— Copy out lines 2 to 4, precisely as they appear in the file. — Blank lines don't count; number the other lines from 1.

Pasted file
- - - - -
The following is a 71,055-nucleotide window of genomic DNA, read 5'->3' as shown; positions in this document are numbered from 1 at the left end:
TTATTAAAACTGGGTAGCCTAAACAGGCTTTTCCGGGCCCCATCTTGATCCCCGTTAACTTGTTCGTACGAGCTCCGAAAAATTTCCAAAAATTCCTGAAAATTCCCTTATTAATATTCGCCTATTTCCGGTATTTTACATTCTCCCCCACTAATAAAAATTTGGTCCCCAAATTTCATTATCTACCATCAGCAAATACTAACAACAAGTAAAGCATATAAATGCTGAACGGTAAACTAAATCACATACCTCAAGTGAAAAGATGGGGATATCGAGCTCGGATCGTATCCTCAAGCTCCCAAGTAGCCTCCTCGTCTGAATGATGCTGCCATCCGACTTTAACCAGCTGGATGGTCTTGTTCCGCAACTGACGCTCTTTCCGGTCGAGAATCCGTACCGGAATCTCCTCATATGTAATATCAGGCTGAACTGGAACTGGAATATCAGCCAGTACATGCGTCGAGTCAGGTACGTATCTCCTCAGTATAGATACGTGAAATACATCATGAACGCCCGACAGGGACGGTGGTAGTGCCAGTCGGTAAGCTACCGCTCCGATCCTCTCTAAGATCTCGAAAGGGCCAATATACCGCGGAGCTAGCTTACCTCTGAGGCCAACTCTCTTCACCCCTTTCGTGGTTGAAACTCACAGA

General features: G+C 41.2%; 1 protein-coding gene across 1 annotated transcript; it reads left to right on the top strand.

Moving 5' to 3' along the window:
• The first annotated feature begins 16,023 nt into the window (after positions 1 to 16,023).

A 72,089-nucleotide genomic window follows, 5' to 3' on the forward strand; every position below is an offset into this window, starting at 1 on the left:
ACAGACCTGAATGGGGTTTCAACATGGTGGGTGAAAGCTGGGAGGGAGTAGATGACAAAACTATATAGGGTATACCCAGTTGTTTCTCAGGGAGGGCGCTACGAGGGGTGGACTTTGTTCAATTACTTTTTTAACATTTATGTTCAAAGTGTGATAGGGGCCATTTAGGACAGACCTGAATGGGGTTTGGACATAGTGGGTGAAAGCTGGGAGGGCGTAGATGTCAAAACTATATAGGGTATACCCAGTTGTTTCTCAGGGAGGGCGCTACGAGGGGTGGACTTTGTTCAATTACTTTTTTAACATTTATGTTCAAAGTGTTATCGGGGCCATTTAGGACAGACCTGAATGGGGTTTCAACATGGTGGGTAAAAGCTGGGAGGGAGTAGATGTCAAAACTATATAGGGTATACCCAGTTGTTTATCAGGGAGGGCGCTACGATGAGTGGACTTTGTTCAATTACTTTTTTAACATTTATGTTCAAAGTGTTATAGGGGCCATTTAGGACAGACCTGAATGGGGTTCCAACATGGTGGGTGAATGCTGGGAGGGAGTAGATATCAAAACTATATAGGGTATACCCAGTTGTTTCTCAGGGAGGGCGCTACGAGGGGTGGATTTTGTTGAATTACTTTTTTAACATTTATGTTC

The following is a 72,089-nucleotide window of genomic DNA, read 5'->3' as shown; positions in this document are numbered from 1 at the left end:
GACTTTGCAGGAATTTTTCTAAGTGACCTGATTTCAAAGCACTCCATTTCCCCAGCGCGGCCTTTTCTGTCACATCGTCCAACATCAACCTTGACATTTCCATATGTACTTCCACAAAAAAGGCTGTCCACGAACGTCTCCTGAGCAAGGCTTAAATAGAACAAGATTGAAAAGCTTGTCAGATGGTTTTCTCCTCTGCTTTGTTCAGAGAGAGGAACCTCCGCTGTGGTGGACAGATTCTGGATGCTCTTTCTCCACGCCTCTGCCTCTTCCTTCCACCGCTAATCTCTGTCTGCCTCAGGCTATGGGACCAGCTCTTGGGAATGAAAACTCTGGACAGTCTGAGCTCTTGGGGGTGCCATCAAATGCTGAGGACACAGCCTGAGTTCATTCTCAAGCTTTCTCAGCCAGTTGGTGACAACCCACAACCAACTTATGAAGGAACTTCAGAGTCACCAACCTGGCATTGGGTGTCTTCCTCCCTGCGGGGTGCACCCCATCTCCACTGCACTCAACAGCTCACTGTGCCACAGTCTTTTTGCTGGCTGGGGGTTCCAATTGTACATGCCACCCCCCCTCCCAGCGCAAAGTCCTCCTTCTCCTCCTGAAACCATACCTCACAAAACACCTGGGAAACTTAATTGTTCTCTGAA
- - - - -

TTATTAAAACTGGGTAGCCTAAACAGGCTTTTCCGGGCCCCATCTTGATCCCCGTTAACTTGTTCGTACGAGCTCCGAAAAATTTCCAAAAATTCCTGAAAATTCCCTTATTAATATTCGCCTATTTCCGGTATTTTACATTCTCCCCCACTAATAAAAATTTGGTCCCCAAATTTCATTATCTACCATCAGCAAATACTAACAACAAGTAAAGCATATAAATGCTGAACGGTAAACTAAATCACATACCTCAAGTGAAAAGATGGGGATATCGAGCTCGGATCGTATCCTCAAGCTCCCAAGTAGCCTCCTCGTCTGAATGATGCTGCCATCCGACTTTAACCAGCTGGATGGTCTTGTTCCGCAACTGACGCTCTTTCCGGTCGAGAATCCGTACCGGAATCTCCTCATATGTAATATCAGGCTGAACTGGAACTGGAATATCAGCCAGTACATGCGTCGAGTCAGGTACGTATCTCCTCAGTATAGATACGTGAAATACATCATGAACGCCCGACAGGGACGGTGGTAGTGCCAGTCGGTAAGCTACCGCTCCGATCCTCTCTAAGATCTCGAAAGGGCCAATATACCGCGGAGCTAGCTTACCTCTGAGGCCAACTCTCTTCACCCCTTTCGTGGTTGAAACTCACAGA

General features: G+C 41.2%; 1 protein-coding gene across 1 annotated transcript; it reads left to right on the top strand.

Moving 5' to 3' along the window: